We again need unity to bar casino perils from Miami-Dade
Whenever our economy slides, would-be casino owners look to Miami for a free lunch. All that keeps them from the lunch table is state law that bans casinos here and the integrity of enough lawmakers to keep the important barrier intact.
As post-pandemic business swings back to normal, casino interests have their knives and forks out with hope of swaying Florida to provide a free banquet in which casinos could open and the community would pay big bills and get hungrier.
In the current legislative session a massive gambling deal is shaping up to resolve issues with the Seminole Tribe over current gambling while allowing one or more major casinos in Miami-Dade County.
Three major players aim to change law so they could open casinos and neither Miami-Dade nor city governments could bar them.
One is Genting, the Malaysian giant that a decade ago bought the Miami Herald site on Biscayne Bay and announced the world’s largest casino to cater to global high-rollers. Genting also touted a casino in the adjacent Omni Mall to capture a stream of revenue from purely local gamblers.
Another big player is real estate family member Jeffrey Soffer, who owns the Fontainebleau Resort in Miami Beach, which he bought and renovated to await casino use when laws change. As tourism stumbles in the Covid-19 era, he has lobbied state leaders to change the law so he could run a casino that the City of Miami Beach could not block. The city, knowing that casinos would injure the community in multiple ways, has long opposed the idea.
Finally, the Trump family, which is bleeding money at the Trump Doral golf resort among other losing investments, sees a big banquet in converting the place to a casino. While Donald Trump’s casino foray into Atlantic City decades ago was a bust, he’s ready to roll the dice again with help from the state, which is run by a Republican governor, House and Senate.
Gambling in Florida has not hitherto been a party issue. Most legislators have opposed casinos for many of the right reasons: disruption of their communities, huge increase in social services needs and costs, added policing cost, rises in crime and drug use, and death of many existing retail stores, restaurants and hotels as casinos rake in all the economic chips.
Today, Miami has another vital reason to battle against any casino incursion: we are riding a wave of business growth based on an entirely different type of community.
We have been moving rapidly to create a business ecosystem based far more on tech, creative arts, financial industries and an educated workforce, with a lifestyle conducive to a suitable high-end tourism. In this we have succeeded, luring whole businesses and operations from high-tax states in the Northeast, the Midwest and California. Staggering numbers are multiplying fast.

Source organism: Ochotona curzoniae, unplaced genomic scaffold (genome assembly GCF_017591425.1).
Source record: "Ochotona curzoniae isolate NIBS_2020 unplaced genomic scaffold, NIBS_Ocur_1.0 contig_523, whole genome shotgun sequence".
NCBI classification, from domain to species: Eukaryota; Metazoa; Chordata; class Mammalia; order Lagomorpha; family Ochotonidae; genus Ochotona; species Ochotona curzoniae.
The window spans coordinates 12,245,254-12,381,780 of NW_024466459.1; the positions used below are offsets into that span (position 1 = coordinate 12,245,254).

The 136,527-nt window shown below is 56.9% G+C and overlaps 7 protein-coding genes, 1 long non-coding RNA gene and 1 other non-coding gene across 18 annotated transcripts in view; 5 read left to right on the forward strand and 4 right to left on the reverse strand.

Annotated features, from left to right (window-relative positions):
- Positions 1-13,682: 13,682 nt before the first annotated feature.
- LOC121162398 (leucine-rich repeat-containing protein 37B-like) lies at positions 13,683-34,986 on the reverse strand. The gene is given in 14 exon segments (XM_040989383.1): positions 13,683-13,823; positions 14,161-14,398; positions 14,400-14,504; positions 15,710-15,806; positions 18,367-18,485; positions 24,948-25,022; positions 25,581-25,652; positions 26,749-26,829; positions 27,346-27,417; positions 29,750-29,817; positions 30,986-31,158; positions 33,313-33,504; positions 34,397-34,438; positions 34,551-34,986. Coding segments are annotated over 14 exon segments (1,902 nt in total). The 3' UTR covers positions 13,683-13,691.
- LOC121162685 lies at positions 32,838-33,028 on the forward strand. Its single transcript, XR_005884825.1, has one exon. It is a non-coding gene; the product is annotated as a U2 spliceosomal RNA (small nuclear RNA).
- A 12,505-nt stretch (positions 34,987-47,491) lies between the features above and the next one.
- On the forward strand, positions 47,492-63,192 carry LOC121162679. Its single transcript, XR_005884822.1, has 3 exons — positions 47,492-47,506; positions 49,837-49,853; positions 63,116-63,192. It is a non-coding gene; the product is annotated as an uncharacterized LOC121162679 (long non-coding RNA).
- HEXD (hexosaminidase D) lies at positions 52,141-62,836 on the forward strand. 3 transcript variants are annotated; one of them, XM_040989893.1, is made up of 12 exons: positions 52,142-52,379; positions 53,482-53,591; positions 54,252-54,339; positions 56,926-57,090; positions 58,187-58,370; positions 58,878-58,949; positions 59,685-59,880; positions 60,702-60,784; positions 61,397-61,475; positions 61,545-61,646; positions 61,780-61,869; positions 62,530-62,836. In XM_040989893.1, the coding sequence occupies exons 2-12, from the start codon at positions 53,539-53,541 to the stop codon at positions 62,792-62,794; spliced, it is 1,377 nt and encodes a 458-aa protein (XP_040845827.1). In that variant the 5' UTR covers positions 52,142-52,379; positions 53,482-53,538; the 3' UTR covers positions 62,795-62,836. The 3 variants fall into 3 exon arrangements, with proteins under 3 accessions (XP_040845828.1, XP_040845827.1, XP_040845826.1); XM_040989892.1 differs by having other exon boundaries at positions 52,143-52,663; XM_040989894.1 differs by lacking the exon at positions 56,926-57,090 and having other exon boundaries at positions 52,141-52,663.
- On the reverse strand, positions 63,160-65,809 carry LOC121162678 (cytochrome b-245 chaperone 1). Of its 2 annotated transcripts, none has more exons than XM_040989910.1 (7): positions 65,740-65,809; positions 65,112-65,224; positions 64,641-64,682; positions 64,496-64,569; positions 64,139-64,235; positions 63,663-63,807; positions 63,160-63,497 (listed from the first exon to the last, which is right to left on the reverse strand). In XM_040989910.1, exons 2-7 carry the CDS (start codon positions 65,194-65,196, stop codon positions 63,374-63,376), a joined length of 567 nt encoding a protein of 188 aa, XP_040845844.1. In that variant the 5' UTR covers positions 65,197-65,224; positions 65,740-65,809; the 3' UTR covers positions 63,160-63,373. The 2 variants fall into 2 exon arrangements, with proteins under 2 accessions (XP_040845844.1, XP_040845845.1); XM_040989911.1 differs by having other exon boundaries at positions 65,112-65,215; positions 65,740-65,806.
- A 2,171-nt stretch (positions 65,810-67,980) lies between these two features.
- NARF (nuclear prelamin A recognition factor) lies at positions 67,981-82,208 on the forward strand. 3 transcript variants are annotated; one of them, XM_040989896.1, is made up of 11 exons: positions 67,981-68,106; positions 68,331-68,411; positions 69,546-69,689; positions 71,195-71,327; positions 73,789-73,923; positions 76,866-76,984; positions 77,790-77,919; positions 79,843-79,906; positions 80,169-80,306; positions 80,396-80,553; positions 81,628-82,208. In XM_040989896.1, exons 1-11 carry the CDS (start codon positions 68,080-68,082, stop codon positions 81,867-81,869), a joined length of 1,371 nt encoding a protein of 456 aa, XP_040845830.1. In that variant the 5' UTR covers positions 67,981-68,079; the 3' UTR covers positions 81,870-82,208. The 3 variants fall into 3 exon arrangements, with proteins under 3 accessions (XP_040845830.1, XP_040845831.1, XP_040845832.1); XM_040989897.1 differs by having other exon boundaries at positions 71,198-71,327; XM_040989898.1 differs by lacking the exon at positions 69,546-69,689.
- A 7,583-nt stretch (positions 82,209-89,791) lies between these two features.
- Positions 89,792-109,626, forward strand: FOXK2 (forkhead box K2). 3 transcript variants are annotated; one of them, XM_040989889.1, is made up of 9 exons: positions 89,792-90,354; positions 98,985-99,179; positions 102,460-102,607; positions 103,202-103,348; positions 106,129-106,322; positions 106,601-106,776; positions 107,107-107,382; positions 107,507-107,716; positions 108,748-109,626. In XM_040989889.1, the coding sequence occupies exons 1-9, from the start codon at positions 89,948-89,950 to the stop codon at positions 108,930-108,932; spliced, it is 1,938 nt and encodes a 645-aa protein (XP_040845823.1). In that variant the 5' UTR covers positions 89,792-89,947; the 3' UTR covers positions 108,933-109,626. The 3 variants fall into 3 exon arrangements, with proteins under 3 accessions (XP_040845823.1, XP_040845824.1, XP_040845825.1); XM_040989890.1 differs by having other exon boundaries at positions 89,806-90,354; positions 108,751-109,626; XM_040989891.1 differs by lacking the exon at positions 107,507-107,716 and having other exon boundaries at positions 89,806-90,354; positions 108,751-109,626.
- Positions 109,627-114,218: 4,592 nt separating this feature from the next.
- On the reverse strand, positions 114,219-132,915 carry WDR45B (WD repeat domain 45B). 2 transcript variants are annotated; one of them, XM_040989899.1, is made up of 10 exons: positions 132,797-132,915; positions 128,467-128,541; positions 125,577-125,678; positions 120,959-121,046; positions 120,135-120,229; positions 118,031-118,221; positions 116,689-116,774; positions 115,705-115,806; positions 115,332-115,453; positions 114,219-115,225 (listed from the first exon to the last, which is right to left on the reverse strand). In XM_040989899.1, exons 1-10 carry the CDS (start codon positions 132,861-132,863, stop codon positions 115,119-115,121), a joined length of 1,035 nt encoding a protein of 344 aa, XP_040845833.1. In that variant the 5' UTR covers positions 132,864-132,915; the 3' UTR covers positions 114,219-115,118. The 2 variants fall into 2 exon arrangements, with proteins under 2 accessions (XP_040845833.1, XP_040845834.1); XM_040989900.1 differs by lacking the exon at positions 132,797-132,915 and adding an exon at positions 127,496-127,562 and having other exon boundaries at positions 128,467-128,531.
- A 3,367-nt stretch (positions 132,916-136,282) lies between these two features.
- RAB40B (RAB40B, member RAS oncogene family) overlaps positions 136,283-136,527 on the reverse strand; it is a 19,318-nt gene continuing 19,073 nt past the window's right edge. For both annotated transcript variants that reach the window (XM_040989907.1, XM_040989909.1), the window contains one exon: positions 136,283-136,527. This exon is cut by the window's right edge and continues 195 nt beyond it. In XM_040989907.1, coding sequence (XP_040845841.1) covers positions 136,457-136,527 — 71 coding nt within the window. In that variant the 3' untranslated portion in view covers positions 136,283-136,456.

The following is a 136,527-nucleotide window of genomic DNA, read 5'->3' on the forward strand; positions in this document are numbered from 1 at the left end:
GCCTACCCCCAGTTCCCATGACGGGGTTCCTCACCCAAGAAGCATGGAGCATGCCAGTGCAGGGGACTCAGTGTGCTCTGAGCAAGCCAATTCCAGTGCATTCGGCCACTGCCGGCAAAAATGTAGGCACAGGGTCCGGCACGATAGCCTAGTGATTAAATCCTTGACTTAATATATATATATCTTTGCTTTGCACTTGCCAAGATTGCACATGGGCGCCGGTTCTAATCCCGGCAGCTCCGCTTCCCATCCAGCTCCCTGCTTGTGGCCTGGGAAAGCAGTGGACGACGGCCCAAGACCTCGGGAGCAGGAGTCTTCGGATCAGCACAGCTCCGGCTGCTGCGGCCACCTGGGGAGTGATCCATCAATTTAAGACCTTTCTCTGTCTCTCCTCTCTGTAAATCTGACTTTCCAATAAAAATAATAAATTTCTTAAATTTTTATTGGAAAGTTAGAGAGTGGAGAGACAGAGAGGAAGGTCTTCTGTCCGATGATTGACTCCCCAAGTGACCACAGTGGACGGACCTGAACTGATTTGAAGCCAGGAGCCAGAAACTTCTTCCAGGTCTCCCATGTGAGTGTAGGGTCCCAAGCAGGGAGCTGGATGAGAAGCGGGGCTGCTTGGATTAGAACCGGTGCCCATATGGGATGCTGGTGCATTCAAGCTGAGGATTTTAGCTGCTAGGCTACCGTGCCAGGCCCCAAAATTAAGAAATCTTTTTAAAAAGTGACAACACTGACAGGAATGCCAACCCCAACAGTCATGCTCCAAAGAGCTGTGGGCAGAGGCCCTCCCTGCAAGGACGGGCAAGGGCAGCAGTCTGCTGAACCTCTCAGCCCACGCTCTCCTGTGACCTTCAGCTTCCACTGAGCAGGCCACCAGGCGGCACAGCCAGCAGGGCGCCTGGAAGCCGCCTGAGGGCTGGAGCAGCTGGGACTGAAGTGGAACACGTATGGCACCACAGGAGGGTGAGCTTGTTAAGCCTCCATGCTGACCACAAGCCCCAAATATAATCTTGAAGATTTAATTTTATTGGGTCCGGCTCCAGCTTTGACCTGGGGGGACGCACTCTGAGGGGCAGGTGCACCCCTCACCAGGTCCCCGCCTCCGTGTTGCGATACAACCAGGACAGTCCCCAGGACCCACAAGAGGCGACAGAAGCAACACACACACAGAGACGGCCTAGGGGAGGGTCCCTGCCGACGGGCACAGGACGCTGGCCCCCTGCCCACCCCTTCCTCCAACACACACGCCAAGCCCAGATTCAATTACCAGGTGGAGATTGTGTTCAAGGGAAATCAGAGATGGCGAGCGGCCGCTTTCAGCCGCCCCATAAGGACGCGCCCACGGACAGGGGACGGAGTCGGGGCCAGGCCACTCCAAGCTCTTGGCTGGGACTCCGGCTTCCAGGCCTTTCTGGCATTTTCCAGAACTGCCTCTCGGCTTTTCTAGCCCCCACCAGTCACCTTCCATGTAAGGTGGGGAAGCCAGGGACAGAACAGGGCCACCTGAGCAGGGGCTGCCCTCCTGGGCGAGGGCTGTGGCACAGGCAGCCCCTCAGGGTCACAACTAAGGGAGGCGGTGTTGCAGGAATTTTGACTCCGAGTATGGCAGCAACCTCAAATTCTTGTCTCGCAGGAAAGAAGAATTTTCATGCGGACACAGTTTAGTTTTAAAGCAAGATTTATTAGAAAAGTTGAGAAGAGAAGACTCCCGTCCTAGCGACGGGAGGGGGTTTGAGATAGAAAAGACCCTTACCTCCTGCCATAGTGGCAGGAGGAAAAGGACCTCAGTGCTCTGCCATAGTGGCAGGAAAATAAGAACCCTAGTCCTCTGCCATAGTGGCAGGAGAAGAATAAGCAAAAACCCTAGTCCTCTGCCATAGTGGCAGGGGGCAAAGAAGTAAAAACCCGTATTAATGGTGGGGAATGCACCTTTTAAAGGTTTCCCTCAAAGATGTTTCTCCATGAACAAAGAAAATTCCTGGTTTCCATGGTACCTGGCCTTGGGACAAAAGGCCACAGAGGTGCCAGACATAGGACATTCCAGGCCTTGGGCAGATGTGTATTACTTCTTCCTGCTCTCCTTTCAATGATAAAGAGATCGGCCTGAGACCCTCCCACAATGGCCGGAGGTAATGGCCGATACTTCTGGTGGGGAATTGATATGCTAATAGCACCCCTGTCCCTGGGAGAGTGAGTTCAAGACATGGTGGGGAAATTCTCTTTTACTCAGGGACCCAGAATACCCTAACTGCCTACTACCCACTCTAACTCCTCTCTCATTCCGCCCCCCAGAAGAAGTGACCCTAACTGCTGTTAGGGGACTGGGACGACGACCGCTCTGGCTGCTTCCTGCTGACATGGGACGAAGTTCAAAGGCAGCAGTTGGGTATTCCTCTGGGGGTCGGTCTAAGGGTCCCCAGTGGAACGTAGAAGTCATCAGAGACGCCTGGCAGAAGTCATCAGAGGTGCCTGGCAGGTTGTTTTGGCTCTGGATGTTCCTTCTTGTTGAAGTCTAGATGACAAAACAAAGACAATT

At the same time, people who can work from home or anywhere on the globe are flowing in to do brain-based work while enjoying a lifestyle that their former areas could not match – and doing it in a low-tax environment.
Helping to spur those major gains, we have built an arts community of national and global renown. Art Basel and our performance venues were the catalysts, but the growth of all forms of arts is spreading widely here now.
Those gains would wither in a gambling-oriented city like Las Vegas or Atlantic City, our antithesis. Why would we do a 180-degree turn when what business, civic and local government leaders have been striving for actually works here?
Casino interests are pushing hard, but with the state receiving a $10 billion federal stimulus we shouldn’t hunger for crumbs from gambling at the expense of gains we are already achieving.
Granted, we still have plenty of community problems to solve, but casinos don’t build workforce housing or fund schools or unclog traffic or improve government leadership. They would just exacerbate our problems while whittling away our mounting economic and societal gains.
Why are prices of residences soaring today? Surely not because well-to-do people are flocking here and bringing businesses with them in hopes we’ll get casinos.
It’s no coincidence that business leaders in Doral, government leaders in Miami Beach and arts leaders in the Omni area – all casino targets – vocally oppose casinos.
Nor is it coincidence that most state lawmakers who favor casinos in Miami-Dade live far away. They would spend state taxes from casinos but wouldn’t face the problems we would.
To put it bluntly, casinos want to eat our lunch and they’re planning the feast in Tallahassee today. If we ever legalized them, they’d be eating it forever because we could never get rid of them.
As we must do each time the clouds of casino climate change form, our local government, civic and business leaders need to unify and loudly tell Tallahassee that in Miami, casino lunch is emphatically not being served.